Read more about my homecoming to Gangtok
My mornings thereafter began with a nice long stroll around the PTC campus and sometimes outside along the roads of the village. On my way back I would stop at the ground and watch the cops indulge in some power-packed football matches. Thronged by trees on one side and the mountains on the other, the roads seemed quite lonely if it were not for the intermittent bougainvillaea that added a dash of colours.
I must tell you, Sikkim and its people are known for their hospitality. Also, the respect they bestow on teachers is something unmatched. My mother was a teacher in the State for close to 20 years and the respect and adulation she received from the children or their parents were unparalleled. I got to experience something similar during my stay too.
My very first Teaching experience
I started teaching a bunch of kids, a heterogeneous mix actually. My students were from classes Kindergarten to the fifth standard. The challenge was I couldn’t teach all of them the same thing. Therefore, I grouped them as per their classes and started teaching them the basics of English grammar. I spent the rest of the days studying and researching fun ways to teach kids. The lack of internet made it all the more challenging.
On one of my morning walks, I discovered a spot on the campus with enough network strength and decent internet speed. I spent a few hours every day taking screenshots and notes and preparing for the next day’s class from this spot.
I had absolute fun teaching kids and learning along with them. Most of my students studied in Government-run schools and the sad reality is the standard of education isn’t impressive in such schools. The knowledge of the English language is considered an important skill in India that helps you secure admissions for higher education and get jobs, but very little is done to teach it properly in Government schools. The same goes for other subjects taught. During my brief stint, I also learnt that teaching isn’t an easy job. To be able to teach and impart education is surely one of the noblest pursuits.
What did isolation feel like?
Though it wasn’t absolute isolation, it was a refreshing experience to be disconnected from the virtual world. My days comprised of waking up to cold misty mornings, walking along the trails, clicking pictures, spending the rest of the day with kids and returning home by noon. I read books, watched Friends on my laptop (no Netflix obviously), ate well on time and slept well in the cosy comfort of a quilt. Cut off from everyone apart from occasional phone calls with family and a few friends, the disconnection kinda felt nice. I had no access to Facebook or Instagram. And occasionally I posted pictures online from the same spot where I went to do my research.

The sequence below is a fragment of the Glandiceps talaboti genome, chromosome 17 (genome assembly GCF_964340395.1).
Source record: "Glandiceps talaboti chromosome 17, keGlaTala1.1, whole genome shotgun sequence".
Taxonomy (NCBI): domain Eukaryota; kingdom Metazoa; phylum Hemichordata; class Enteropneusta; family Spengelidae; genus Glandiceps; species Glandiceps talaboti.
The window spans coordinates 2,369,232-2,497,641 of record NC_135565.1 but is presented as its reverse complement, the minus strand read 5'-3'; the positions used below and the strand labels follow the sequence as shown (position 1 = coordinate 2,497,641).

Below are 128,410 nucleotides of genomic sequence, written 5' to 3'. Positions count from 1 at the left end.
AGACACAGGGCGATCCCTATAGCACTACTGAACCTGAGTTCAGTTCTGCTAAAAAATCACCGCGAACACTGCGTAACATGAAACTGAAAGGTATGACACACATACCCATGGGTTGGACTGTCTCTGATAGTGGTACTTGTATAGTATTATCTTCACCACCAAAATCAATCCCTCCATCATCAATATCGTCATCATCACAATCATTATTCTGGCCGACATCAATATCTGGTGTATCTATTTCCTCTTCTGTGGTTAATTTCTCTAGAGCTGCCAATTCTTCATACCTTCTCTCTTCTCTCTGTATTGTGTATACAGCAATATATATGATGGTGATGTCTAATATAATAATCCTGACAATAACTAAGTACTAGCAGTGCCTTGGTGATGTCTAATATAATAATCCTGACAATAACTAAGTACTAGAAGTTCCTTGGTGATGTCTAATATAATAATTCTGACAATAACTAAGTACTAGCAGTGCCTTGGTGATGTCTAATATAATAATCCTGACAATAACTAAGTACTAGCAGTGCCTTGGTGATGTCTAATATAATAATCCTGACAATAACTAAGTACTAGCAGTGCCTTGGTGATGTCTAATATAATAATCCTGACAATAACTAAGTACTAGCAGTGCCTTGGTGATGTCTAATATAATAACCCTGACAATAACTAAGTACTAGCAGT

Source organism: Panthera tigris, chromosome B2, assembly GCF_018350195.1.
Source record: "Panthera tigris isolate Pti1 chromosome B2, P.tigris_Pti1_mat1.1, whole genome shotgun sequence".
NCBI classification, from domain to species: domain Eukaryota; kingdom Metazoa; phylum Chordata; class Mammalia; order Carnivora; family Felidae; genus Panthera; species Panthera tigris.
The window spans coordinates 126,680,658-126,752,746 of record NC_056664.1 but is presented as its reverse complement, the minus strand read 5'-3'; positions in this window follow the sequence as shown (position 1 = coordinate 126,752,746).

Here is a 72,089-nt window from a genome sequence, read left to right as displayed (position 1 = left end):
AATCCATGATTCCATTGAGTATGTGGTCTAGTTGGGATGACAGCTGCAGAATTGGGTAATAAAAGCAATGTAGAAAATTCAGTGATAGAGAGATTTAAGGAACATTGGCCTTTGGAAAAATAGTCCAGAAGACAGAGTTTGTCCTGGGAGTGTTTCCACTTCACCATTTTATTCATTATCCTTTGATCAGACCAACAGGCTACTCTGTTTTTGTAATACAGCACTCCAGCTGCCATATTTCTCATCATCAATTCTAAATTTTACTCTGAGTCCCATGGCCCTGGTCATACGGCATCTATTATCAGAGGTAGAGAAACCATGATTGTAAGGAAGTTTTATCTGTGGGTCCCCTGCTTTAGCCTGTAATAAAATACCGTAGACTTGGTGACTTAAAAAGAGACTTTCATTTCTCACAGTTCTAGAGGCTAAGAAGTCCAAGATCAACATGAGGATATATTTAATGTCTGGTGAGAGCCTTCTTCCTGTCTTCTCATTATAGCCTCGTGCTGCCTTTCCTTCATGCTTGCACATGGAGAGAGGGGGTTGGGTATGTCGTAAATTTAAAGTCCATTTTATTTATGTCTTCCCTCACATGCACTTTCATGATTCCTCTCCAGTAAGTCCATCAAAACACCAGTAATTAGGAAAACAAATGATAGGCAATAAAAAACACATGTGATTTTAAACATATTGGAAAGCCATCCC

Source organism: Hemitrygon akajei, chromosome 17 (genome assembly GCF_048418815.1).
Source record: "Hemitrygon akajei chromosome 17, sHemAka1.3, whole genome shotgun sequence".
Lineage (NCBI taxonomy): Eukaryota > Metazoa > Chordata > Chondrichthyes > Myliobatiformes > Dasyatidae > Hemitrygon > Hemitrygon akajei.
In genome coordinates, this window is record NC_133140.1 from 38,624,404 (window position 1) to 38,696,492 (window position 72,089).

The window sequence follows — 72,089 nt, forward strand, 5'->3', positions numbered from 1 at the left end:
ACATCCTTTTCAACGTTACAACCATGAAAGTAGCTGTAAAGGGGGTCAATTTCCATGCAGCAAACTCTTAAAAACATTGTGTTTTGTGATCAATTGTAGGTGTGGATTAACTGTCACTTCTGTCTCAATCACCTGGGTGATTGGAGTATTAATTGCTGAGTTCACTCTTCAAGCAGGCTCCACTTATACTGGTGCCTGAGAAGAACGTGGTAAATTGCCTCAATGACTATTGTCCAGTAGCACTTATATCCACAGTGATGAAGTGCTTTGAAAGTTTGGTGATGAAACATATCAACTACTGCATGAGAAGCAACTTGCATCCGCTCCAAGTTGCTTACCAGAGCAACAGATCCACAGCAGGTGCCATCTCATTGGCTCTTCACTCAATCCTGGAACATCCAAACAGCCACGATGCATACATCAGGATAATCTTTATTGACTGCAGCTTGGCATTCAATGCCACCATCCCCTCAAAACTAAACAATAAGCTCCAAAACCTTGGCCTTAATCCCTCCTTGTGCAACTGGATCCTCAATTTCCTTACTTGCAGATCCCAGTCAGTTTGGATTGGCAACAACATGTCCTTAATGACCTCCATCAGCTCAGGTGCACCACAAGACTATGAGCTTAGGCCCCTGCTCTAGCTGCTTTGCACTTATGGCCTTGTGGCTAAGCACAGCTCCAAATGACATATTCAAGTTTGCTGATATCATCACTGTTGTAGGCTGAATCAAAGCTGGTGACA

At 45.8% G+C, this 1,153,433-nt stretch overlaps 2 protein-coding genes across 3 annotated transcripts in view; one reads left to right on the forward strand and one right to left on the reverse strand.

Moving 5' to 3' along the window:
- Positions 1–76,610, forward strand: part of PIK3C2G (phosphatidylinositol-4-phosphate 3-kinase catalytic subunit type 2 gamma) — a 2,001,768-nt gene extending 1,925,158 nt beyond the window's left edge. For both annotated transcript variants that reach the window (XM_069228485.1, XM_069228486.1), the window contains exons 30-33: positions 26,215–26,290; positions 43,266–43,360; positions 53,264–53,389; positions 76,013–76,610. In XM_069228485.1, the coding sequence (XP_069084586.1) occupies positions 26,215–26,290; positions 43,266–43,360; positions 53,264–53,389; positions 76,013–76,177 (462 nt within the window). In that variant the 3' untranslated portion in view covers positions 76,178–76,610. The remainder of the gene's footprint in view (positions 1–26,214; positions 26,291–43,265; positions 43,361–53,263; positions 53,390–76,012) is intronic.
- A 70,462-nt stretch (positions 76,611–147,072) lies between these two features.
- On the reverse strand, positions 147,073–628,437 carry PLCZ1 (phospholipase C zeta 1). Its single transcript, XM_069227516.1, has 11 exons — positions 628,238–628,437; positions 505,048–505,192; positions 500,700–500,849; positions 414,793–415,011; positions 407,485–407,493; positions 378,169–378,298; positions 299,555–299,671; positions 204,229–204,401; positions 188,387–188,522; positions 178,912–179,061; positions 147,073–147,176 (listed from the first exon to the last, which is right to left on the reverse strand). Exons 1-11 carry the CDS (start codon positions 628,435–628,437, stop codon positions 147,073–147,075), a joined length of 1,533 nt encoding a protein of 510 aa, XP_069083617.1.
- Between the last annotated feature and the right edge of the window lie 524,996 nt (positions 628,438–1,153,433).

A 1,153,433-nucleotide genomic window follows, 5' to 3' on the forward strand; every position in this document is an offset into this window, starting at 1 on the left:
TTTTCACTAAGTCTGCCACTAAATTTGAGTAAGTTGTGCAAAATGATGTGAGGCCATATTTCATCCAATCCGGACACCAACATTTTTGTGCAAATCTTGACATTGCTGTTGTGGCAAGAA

Indeed I experienced pure bliss in an introvert’s paradise. Somedays, I hiked up the mountains, met locals, watched them distil alcohol from grains, enjoyed teaching and spending time with the kids. I also took part in the Republic Day celebrations and witnessed an organic produce & food festival. While on other days, I just lay on the grass soaking up all the winter sunlight absolutely aloof and did nothing.
Everyone I met at Yangyang treated me with utmost respect, love and care. The staff who cooked my meals, Jharna whom I lived with, Mr Dhiren Lama, the children and all the cops who resided in the campus, were all very warm and welcoming.
By the end of two weeks, it was time to leave and unknowingly I had formed a bond with Yangyang and its people. I had come here empty-handed but was leaving with the most cherished memories of a place I long called home. I don’t know why but somehow I couldn’t write about my experiences of Yangyang for these many years. And now as I am living a life of isolation again, it brings back those fond memories of my days as a teacher. I so wish to go back there someday. Maybe teach kids again and though I know a lot of things may have changed, I am sure Yangyang will still feel like home.